Physical activity has been shown to protect against frailty in older adults [10, 11]. Physical activity is an important factor because it is modifiable and has been found to be significantly associated with frailty in older adults according to a systematic review, though the magnitude of the effect varies across contexts (e.g., types of physical activities) [12]. However, the overwhelming majority of older adults do not meet the minimum physical activity levels needed, according to a study in the United Kingdom [10]. The situation of decreased physical activity worsened under the restricted social distancing measures during the COVID pandemic [13], though it can lower the exposure risk. In Hong Kong, the social distancing measures included the closure of sports and fitness centres, restrictions on the catering business and cessation of mass events [14]. A study (n = 13,503) conducted in 14 countries found that social restrictions significantly reduced physical activity in older adults. In Japan (n = 774), a similar result was obtained. Approximately half of community-dwelling older adults reported declining physical and cognitive fitness during COVID-19 [15]. Evidence showed that decreased physical activity or limitations were also associated with frailty during the COVID-19 pandemic [16, 17]. Therefore, decreased physical activity is a key factor associated with frailty and this situation was further worsened by COVID-19. Nevertheless, frailty is also known to be associated with many factors which may be confounded with the association between physical activity and frailty (e.g., age, gender, education level, financial status, depression, falls, and social network) [18,19,20,21,22]. Identification of effective and modifiable factors associated with decreased physical activity and frailty after considering the effects of confounding factors is essential to develop new interventions to treat frailty.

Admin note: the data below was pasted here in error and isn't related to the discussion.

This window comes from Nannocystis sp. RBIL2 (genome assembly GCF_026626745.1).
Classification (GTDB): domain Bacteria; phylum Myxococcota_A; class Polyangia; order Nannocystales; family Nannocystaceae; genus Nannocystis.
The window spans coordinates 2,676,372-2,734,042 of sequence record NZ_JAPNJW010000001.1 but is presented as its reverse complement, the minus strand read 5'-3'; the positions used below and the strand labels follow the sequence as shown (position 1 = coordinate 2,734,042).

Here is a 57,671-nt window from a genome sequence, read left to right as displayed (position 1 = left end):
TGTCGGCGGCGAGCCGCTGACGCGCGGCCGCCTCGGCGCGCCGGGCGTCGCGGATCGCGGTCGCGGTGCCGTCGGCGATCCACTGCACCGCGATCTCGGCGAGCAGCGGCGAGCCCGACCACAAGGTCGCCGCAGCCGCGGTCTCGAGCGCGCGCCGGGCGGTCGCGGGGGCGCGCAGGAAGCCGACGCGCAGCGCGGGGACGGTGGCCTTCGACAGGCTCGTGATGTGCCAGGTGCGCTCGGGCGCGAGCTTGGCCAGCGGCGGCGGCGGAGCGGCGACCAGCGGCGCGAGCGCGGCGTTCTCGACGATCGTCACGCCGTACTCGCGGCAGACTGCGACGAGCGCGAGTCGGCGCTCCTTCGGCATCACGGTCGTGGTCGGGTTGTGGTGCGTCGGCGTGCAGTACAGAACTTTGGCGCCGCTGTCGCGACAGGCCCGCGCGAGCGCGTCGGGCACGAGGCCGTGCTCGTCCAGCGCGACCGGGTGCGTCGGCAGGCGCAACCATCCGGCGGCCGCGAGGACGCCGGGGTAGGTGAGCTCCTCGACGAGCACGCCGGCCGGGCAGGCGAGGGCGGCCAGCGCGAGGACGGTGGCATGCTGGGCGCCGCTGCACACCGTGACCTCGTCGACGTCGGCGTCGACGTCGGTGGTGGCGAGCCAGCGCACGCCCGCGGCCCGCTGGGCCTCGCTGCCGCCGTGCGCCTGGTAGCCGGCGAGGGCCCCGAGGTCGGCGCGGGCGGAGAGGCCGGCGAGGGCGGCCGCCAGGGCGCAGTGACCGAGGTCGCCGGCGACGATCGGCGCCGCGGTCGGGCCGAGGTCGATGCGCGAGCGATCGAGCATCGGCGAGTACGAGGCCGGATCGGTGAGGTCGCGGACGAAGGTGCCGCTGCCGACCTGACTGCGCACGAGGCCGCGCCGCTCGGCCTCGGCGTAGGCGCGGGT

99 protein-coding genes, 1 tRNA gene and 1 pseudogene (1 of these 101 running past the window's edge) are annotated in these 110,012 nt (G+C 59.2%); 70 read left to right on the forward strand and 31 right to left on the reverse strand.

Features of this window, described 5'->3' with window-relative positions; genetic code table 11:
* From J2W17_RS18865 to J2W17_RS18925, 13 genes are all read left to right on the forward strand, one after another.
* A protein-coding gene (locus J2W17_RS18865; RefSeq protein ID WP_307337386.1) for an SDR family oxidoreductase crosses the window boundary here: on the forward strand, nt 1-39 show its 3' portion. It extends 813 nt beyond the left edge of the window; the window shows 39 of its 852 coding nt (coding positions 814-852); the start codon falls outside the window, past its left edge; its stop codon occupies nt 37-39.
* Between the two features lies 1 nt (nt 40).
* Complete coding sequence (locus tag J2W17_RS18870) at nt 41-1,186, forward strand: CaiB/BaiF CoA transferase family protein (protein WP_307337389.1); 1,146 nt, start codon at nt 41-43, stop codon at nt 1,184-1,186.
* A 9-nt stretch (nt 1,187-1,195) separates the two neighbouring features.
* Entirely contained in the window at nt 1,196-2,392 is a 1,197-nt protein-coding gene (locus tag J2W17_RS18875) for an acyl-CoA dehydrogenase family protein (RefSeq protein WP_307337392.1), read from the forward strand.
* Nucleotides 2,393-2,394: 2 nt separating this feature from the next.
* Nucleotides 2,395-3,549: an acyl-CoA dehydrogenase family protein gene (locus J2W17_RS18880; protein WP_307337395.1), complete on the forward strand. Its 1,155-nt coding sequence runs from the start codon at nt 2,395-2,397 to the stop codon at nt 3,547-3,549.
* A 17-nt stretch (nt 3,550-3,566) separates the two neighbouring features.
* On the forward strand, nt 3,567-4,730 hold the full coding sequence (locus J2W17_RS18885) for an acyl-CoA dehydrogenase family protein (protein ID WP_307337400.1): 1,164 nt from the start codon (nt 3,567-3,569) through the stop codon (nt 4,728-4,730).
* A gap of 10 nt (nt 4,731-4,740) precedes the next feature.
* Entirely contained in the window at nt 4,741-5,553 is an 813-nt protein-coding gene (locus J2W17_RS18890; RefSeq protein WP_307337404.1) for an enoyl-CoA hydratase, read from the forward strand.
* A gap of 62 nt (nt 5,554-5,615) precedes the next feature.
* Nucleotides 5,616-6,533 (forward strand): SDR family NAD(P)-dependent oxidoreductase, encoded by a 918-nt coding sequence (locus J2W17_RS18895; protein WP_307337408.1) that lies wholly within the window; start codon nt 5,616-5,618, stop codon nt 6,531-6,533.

During the COVID-19 pandemic, digital health interventions were reported to be potentially useful in promoting physical activity in older adults and improving their frailty through home-based interventions and smartphone apps [23]. E-health is also widely used in interventions for promoting physical activity and lifestyle among older adults, such as daily physical activity monitoring in an objective manner, with step counts and time spent [24, 25]. Older adults were informed and connected with the updated preventive behaviours such as social distancing measures and hand washing techniques [26]. 63% of older adults would use technology to communicate with others [27]. Technology acceptance (e.g., perceived usefulness, perceived ease of use) is associated with the behavioural intention of older adults to use technology [28]. Behavioural intention to use is associated with actual usage of technology [29]. As a result, acceptance of technology may play an important role in influencing people’s behaviors toward physical activity, which is known to be associated with frailty.

In the literature, frailty is known to be negatively associated with technology use (e.g., information and communication technologies) [30], but the association between technology acceptance and frailty is unknown. According to a systematic review, physical inactivity is associated with frailty [31]. Given the hypothetical relationships discussed above, empirical evidence demonstrating the relationships between technology acceptance, physical activity, and frailty is lacking. Therefore, we conducted a cross-sectional study to investigate the association between physical activity, technology acceptance and frailty among older adults.

Objectives

This study aims to:

  1. 1.

    Examine the association between physical activity and technology acceptance with frailty, and

  2. 2.

    Examine the moderation effect of technology acceptance on physical activity and frailty.

We hypothesize that 1) a higher level of physical activity and a higher level of technology acceptance are associated with a lower level of frailty, and 2) technology acceptance moderates the association of physical activity with frailty.